30 August 2009 | Coventry
Birds don't just go around attacking people, do they?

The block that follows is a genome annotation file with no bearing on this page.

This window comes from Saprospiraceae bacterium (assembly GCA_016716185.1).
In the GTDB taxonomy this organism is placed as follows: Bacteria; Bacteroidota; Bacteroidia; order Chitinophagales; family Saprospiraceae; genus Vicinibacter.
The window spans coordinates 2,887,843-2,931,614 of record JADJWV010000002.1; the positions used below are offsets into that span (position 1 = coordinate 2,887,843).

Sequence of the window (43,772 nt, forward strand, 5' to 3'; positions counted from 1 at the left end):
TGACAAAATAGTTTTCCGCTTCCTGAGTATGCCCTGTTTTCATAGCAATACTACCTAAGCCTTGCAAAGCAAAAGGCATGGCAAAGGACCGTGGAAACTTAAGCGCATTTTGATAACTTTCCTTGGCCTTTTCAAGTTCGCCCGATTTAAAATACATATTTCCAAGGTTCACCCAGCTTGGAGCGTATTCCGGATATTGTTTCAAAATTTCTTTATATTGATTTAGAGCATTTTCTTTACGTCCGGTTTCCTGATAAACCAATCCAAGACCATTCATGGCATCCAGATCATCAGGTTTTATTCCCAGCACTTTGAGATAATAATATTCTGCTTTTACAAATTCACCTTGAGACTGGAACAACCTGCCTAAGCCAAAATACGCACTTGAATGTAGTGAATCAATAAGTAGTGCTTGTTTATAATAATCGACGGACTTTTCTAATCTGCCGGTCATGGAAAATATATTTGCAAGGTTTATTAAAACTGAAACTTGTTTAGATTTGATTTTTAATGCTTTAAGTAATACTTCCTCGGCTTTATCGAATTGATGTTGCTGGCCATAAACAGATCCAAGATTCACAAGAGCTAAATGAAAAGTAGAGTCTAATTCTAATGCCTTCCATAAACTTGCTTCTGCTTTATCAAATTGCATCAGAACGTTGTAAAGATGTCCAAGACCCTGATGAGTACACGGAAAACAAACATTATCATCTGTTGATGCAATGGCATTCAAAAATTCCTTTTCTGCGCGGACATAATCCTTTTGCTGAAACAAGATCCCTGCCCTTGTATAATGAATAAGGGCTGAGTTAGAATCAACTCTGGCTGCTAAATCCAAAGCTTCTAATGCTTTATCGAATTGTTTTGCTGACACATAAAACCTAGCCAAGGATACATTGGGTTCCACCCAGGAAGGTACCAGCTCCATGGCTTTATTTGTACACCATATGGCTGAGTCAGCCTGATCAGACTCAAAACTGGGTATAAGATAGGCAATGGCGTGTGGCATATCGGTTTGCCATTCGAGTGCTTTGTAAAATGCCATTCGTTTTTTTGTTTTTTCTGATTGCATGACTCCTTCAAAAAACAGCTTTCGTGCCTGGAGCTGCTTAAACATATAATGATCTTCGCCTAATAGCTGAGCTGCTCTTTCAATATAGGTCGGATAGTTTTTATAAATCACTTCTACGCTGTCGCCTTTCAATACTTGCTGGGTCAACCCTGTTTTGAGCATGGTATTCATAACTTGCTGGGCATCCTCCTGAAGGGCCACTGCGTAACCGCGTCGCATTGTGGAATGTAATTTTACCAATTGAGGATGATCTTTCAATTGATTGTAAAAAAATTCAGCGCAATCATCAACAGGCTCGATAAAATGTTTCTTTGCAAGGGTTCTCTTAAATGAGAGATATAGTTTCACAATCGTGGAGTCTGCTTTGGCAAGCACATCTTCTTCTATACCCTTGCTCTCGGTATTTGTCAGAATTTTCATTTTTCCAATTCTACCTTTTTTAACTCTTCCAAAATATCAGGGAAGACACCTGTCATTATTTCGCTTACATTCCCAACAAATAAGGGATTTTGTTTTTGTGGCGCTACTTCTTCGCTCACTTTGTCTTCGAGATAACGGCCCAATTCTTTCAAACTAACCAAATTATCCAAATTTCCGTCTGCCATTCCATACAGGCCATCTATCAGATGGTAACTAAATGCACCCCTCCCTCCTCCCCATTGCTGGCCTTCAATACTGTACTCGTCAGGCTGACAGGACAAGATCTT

I still have quite a few of Hitchcock classics to see, but I can already rest assured that "The Birds" will remain my all-time favorite effort by this legendary director. Being primarily a horror movie junkie, I consider this milestone to be the pioneer in the delicious 'nature revolts' sub genre. For reasons that remain unexplained throughout the entire movie, birds spontaneously launch virulent and aggressive attacks against the inhabitants of Bodega Bay; a little seaside town 90 miles away from San Francisco. Still several years after the release of this film, clever and ingenious independent horror film directors borrowed this formula and used it as an excuse to manifest practically every species of the animal kingdom as vicious killing machines, usually because of the ongoing pollution by mankind. But "The Birds" remains the original classic even though the story develops itself very slowly and the script refuses to give any type of explanation whatsoever. For nearly a full hour, the film simply focuses on the bizarre love-story between the spoiled daughter of newspaper owner and an arrogant crime attorney. She drives out to his parental house in Bodega Bay, where he spends all of his weekends, to play out a practical joke. "The Birds" then subsequently unfolds itself as a strangely compelling romance between the two aforementioned characters, but also the embittered local school teacher and the attorney's frigid mother. The interactions between these four unusual characters are often downright eerie and there isn't even a bird in sight at that moment! Meanwhile, however, the menace of our 'feathered friends' is continuously present and noticeable. The attacks gradually increase in number and intensity, like the birds are putting up some sort of strategy even though there's no obvious motive. After the virulent attack during a child's birthday party, the thriller definitely shifts into high gear, with many sequences that are righteously considered as classic by now (the schoolyard, the phone booth, the exploding gas station). Hitch's nickname 'The Master of Suspense' is justified through many individual moments here in this film, like when the entire community seeks shelter inside the café and accuses the girl of bringing this mayhem upon them. The film's brilliant anti-climax, with thousands of birds just sitting and suspiciously waiting outside the Brenner house is legendary and imitated copious of times. "The Birds" is a perplexing Hitchcock landmark, with a couple of surprisingly shocking make-up effects and a truly ominous atmosphere that still manages to send cold shivers of fright down your spine.